I pulled him up and into the kayak and got a good look at the beautiful specimen. A tremendous first catch for the day and I was looking forward to many more. I could tell early on that the fishing was considerably slower than the day before. I had my work cut out for me. Do you ever notice that bluebird days always seem to be less productive? Comment below and let me know your thoughts.
Switching to Live Bait
After some time with few bites and nothing consistent, I decided to switch to live bait. The live bait ended up spicing things up a smidge, but nothing to keep the fish biting real consistently. When we had live bait on our hooks during the pre-front, it became a show, and the fish couldn't help but get caught. Very different from what was experienced during the post front as I could barely get anything to bite with the live bait. After some time, the fish weren't coming nearly as frequently as they had been the day before, and it was clear that this day in the same spot was underperforming the pre-front day before.
The Verdict: Is Pre-front or Post-Front Better?
It is pretty apparent which day was most productive. Pre-front conditions ended up outperforming the post-front day, and this may be for a variety of reasons.
A Feeding Frenzy
Generally, when the temperature is warmer with a fluctuating barometer, I tend to have better success. Especially when fishing the major or minor feed cycles. A new moon merely adds icing to the cake; if you want to increase your catch ratios, try fishing around these super productive solunar periods.
Does the Pre-Front Mean Bigger Fish?
You could see how I got bite after bite on the first day in the video, and my fish seemed to be more significant. This is purely due to probability and just the sheer number of fish all congregating in one area. More fish means the greater variety and the higher chance I catch a big one. When it is post front, you cannot completely rule out the chances of catching a large fish; it is fishing, after all. On my day two post front trip, I was able to catch a good-sized fish even though overall, I saw less.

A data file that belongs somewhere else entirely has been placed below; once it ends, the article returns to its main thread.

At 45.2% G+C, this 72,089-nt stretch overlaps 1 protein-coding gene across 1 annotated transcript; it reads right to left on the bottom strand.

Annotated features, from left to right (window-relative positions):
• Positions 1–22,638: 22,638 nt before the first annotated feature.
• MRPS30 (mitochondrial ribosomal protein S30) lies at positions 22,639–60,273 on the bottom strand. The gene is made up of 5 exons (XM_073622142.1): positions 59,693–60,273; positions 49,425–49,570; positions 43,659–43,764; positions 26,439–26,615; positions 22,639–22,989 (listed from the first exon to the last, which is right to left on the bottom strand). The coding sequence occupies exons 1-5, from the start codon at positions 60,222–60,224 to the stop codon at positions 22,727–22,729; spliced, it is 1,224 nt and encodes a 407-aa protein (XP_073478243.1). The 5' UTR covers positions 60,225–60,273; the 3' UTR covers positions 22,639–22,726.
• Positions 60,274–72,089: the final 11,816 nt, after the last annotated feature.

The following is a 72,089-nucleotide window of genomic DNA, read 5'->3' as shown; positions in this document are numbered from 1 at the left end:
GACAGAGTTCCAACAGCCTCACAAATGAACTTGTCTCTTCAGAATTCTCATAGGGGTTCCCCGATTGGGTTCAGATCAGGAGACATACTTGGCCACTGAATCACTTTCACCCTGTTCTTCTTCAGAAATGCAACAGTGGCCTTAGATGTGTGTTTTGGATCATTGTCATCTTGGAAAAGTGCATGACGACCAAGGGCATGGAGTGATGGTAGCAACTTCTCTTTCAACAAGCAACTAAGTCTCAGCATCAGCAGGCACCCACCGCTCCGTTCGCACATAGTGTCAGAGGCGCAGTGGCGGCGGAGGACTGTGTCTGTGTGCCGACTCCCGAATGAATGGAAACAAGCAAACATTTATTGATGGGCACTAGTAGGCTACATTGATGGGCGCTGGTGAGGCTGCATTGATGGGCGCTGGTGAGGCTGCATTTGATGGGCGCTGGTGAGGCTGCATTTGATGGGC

Why Pre-Front Fishing Is Usually Better
The weather seemed a bit unenjoyable for me on my pre-front trip, but the fish loved it. With a drop in barometric pressure and higher temperatures, the fish were congregating like crazy. Murkier water also allows fish to let their guard down a little. They can creep around with what they feel is a cloak of protection.
The stronger southern winds and higher tides pushed the fish up close to the trees, making them easier to find. The fish were "protected" by the cover and shelter that the shore and trees provided.
Conclusion: Understanding the Weather Can Increase Your Odds
Paying attention to specific weather patterns can help improve your fishing odds. Pre front and post front both have pros and cons. Understanding the wind direction, tide, moon phase, pressure, etc. It can help you create a game plan for success. I recommend keeping a fishing journal so you can look back, track, and learn from your fishing adventures.
Weather patterns can help up your fishing game as it did for me during the pre-front conditions. With ever-changing weather conditions during unpredictable winter and springtime, you have to stay sharp and keep the edge.
I had an absolute blast comparing the two days, and I hope you enjoyed the ride and perhaps learned a thing or two. Be sure to watch the video for any minute details that I may have left out. Also, watch this awesome fishing educational that I put together regarding the tides and solunar. It will change the way you plan your next fishing trip.